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Muslims are also Americans -- and patriots

In last week's Perham Enterprise Bulletin, editor Louis Hoglund wrote an editorial entitled "McCain's Dignity." In that editorial, Hoglund recounts his experience at a local Republican gathering held on the night of the recent national election.

During that gathering, Mr. Hoglund overheard the following comment from another person in attendance: "We're at war with the Muslims, and now we elect one as president."

There is very little I could ever do to convince the attendee at that Republican gathering that we are not at war with the Muslims and that Barack Obama is not a Muslim. Yes, the Al-Qaeda terrorists, with whom we are at war, are a radical fringe element of the Islamic faith; but Al-Qaeda's philosophy and methods are rejected by most Muslims. And, last I heard, Obama is a Christian.

Even if Barack Obama were a Muslim, this Republican attendee might do well to listen to a fellow Republican, retired General Colin Powell. Says Powell: "Is there something wrong with being a Muslim in this country? The answer is no."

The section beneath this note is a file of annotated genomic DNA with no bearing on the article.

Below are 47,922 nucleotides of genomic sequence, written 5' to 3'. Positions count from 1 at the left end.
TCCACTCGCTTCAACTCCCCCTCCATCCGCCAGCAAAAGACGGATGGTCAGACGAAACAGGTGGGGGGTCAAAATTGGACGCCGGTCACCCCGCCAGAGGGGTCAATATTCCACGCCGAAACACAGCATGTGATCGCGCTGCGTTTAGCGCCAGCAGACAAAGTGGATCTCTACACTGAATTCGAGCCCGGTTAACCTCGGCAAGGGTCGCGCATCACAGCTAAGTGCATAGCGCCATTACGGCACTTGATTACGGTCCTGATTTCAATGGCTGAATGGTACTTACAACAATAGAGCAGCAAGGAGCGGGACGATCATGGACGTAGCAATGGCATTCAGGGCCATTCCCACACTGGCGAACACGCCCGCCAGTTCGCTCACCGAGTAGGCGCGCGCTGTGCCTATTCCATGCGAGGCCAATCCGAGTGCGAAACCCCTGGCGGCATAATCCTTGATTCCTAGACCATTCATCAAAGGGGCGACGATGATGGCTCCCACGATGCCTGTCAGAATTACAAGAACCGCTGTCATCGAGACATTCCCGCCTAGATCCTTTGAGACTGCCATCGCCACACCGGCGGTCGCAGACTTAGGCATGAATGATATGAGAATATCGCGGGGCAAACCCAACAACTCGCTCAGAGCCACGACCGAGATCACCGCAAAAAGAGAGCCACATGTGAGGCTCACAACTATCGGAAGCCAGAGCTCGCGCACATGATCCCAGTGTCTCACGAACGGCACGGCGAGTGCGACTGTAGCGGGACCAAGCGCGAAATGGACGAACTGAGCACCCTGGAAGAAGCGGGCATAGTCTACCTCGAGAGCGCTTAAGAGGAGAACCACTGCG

Powell goes on to cite a powerful photo of a mother cradling the Arlington Cemetery gravestone of her son, Kareem Rashad Sultan Khan. Kareem was an American, born in New Jersey. He was a corporal in the U.S. Army. He received the Bronze Star and the Purple Heart. He was 20 years old when he died in Iraq. And on Kareem's gravestone there is no Christian cross. There is a crescent and star of the Islamic faith. Yes, Kareem was a Muslim.

Just this week we honored our military veterans. Let's hope that, as a Muslim, Kareem will be remembered with as much honor and dignity as his American comrades, living and dead, whatever their religious faith.

To view the graveside photo referenced in this letter to the editor:


Thomas Neil Tomporowski, Perham